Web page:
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July 2009
104 pages  

5 1/2 x 9
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In Praise of Falling
Dumesnil, Cheryl
Winner of the 2008 Agnes Lynch Starrett Poetry Prize

Enacting the Zen proverb “fall down seven times, get up eight,” this collection explores the ways we fall—through disillusionment, disappointment, and plain, old-fashioned mistakes, and the ways we rise up—out of personal debacles, unfortunate circumstances, family legacies, and collective struggles.

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Cheryl Dumesnil’s books include the 2008 Agnes Lynch Starrett Poetry Prize winner, In Praise of Falling, the memoir Love Song for Baby X: How I Stayed (Almost) Sane on the Rocky Road to Parenthood, and the anthology Dorothy Parker’s Elbow: Tattoos on Writers, Writers on Tattoos, co-edited with Kim Addonizio.
“The focus in Cheryl Dumesnil’s poetry is on contemporary subjects in contemporary language—always with fresh understandings and surprising angles and, like all good poetry, with the ‘best words in the best order.’”—Ed Ochester

“In poems that ‘keep us alive by recording / all our details right,’ Cheryl Dumesnil passionately and at times irreverently approaches the consequences of desire, knowing that ‘sometimes / looking closer lets us love something / more.’ Confucius and Karen Carpenter may ghost through these poems, but autistic children and the selfless community of women spark ‘the unspoken wondering / if any one of us is safe.’ The poems remain celebratory, though, because their eloquent yet unassuming gestures 'raise us / up from the depths, silver, glimmering.’ In Praise of Falling is a debut of extraordinary transparency and generosity.”—Michael Waters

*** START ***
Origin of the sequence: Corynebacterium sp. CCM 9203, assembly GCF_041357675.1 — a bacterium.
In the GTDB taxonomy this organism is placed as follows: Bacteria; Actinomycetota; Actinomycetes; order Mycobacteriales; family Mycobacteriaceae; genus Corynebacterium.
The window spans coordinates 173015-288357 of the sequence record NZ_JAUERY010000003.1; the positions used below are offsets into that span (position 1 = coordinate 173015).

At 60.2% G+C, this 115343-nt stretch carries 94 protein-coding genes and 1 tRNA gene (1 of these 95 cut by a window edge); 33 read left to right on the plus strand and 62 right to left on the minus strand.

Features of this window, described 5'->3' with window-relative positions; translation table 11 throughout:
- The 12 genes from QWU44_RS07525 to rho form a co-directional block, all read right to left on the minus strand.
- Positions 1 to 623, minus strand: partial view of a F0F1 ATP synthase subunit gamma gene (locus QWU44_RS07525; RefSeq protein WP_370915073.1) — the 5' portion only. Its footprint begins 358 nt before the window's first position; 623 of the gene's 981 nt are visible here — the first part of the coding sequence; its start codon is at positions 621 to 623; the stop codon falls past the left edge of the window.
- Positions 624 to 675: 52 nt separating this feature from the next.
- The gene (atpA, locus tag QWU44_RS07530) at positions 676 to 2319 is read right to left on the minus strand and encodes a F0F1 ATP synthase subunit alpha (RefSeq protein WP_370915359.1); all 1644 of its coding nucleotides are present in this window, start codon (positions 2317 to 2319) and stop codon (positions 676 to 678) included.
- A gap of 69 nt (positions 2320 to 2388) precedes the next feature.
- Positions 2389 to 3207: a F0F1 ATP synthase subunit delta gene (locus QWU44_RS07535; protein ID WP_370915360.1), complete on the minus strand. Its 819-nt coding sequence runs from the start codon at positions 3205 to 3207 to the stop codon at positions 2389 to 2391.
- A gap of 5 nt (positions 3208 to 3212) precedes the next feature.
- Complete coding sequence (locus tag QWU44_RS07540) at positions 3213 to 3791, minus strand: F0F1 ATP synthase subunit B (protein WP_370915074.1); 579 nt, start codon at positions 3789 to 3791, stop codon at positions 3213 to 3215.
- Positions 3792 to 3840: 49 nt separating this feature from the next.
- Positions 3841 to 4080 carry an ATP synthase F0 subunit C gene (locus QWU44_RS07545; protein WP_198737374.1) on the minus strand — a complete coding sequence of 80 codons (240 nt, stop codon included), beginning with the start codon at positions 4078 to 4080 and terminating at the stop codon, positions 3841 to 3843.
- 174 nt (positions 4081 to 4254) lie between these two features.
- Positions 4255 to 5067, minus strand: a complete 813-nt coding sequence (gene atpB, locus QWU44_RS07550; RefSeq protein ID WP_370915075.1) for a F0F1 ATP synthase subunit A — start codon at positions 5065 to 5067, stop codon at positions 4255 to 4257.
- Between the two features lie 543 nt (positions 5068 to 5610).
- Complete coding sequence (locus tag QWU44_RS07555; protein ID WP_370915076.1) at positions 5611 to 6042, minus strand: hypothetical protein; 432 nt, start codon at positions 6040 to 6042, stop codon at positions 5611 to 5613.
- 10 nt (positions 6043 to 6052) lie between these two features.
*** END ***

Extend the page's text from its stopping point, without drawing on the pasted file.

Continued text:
“In Praise of Falling is, indeed, a book of praise, one that celebrates the world's gifts with an awareness of its dangers. In the title poem, Dumesnil finds beauty even in ‘that inedible nut, the green globe turning.’ Falling, yes, but still aloft—that's where the poet captures these keenly observed narratives.”—Kim Addonizio

“A beautiful, linguistic celebration of the surprises that come from seeming failures.” —BOMBlog

“Poems that calm and inspire . . . Introspection tempered by humility and gratitude, key qualities of Zen, character ‘In Praise of Falling.’ This book is well worth reading for its quiet pleasures.”—The Potomac

Complete Description Reviews
Pitt Poetry Series Table of Contents
Poetry Read a selection from this book

The poems in this collection are the proverbial spring bulbs abandoned in the basement, growing toward a slim crack of sunlight. They are both aware of the limitations of social structures and forcefully committed to breaking out of those traps, urging toward a better way of living. The characters in these poems resist the twenty-first century’s prescription for a life of emotional-spiritual bankruptcy, reaching toward an ever-elusive glimmer on the horizon.


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